Monocot and Dicot Plant Anatomy

Introduction of Monocot and Dicot Plant Anatomy

In the world of Botany or Flora, seeds are the fundamental part of reproduction in plants. But the Gymnosperms have no fruits or flowers. So, their seeds are open-eyed. On the other hand, Angiosperms have well-matured ovules. Angiosperms are considered one of the most diversified sub-group of the Plant Kingdom as it comprises about 2,00,000 species. In the plants of this subgroup,  seeds are formed inside the fruits, and also a seed coat is present in the seeds. On the basis of numbers of cotyledon, plants of the sub-group angiosperm are divided into two categories: monocot plants and Dicot plants. Angiosperms are plants that produce flowers and consist of seeds in the fruits. 


The Definition of Monocot and Dicot Root

  • Monocot Plant refers to those plants which have only one cotyledon in the seed. It is also called a monocotyledon plant. Example garlic and onion.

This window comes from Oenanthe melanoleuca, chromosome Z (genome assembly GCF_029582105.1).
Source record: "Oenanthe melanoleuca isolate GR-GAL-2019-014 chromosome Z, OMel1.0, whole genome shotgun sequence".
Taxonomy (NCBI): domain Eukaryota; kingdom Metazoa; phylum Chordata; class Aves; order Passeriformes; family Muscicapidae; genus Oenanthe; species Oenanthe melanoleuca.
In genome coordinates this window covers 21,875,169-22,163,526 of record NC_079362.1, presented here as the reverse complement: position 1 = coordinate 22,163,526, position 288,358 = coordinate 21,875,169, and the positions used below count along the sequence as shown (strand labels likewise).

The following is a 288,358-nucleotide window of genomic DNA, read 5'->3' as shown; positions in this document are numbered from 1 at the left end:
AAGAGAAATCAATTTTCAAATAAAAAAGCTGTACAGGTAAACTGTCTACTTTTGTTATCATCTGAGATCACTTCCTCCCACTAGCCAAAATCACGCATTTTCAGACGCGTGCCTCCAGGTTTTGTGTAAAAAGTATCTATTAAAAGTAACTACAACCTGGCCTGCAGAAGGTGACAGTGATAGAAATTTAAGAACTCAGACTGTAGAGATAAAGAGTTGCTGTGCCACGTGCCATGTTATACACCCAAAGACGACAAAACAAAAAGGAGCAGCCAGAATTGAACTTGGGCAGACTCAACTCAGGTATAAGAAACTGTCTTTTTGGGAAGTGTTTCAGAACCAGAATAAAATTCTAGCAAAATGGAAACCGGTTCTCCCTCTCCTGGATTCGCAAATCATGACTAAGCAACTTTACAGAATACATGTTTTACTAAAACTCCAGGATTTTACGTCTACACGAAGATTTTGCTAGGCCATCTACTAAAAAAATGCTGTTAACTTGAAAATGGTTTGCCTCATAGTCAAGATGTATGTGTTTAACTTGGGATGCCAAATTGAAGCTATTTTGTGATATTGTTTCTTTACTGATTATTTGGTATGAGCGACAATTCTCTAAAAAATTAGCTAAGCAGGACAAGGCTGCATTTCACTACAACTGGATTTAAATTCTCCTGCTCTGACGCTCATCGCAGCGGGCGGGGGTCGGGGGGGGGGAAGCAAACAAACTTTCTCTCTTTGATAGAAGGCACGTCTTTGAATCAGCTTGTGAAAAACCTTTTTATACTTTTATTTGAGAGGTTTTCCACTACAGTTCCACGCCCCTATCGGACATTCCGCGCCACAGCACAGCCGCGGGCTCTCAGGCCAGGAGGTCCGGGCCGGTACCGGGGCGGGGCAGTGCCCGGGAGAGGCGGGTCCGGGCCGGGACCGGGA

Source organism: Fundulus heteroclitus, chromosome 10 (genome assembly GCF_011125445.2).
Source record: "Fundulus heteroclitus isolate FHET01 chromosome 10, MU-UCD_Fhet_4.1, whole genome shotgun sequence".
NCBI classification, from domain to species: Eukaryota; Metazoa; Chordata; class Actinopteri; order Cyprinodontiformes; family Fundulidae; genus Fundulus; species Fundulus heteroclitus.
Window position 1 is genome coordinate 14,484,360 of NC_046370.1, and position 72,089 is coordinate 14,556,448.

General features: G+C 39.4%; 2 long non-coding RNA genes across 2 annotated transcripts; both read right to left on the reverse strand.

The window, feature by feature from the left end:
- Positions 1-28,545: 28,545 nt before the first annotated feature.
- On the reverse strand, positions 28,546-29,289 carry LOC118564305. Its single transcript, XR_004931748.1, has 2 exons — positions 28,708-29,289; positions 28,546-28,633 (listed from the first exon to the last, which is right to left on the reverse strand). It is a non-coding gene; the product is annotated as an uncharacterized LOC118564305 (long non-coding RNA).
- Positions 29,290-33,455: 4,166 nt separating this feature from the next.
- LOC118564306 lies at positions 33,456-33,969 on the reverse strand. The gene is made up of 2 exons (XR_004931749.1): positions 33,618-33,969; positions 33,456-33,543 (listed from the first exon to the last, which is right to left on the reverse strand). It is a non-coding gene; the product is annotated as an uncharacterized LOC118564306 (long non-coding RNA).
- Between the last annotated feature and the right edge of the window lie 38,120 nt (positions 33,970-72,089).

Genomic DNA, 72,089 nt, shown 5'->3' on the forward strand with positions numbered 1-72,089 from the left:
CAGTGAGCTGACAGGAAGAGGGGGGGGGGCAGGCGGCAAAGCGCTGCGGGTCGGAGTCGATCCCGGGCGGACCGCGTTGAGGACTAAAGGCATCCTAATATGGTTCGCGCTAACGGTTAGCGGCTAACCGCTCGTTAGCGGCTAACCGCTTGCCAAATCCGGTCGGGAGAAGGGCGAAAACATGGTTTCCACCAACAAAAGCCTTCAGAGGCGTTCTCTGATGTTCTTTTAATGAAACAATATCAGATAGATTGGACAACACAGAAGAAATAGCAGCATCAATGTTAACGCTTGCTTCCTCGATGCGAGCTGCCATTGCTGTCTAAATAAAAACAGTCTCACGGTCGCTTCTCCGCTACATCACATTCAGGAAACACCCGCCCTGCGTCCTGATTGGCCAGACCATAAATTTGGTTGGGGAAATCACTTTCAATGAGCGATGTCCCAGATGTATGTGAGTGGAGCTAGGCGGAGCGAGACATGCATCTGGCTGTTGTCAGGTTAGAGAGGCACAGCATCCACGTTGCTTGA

• Dicot Plant refers to those plants which have cotyledon in its seed. It is also called dicotyledon plants. Example Radish and Mustard 


Monocot Leaf

Monocot Plant leaves have a parallel venation system. 

  1. Bulliform cells are found in the monocot leaves which are developed from the veins and adaxial epidermal cells. 

  2. In the mesophyll, no differentiation is found between the palisade and spongy parenchyma.

  3. The curling of leaves for the least loss of water is due to the bulliform cells which are large, void cells.


Dicot Leaf

Dicot Plants leaves have a reticulate venation system.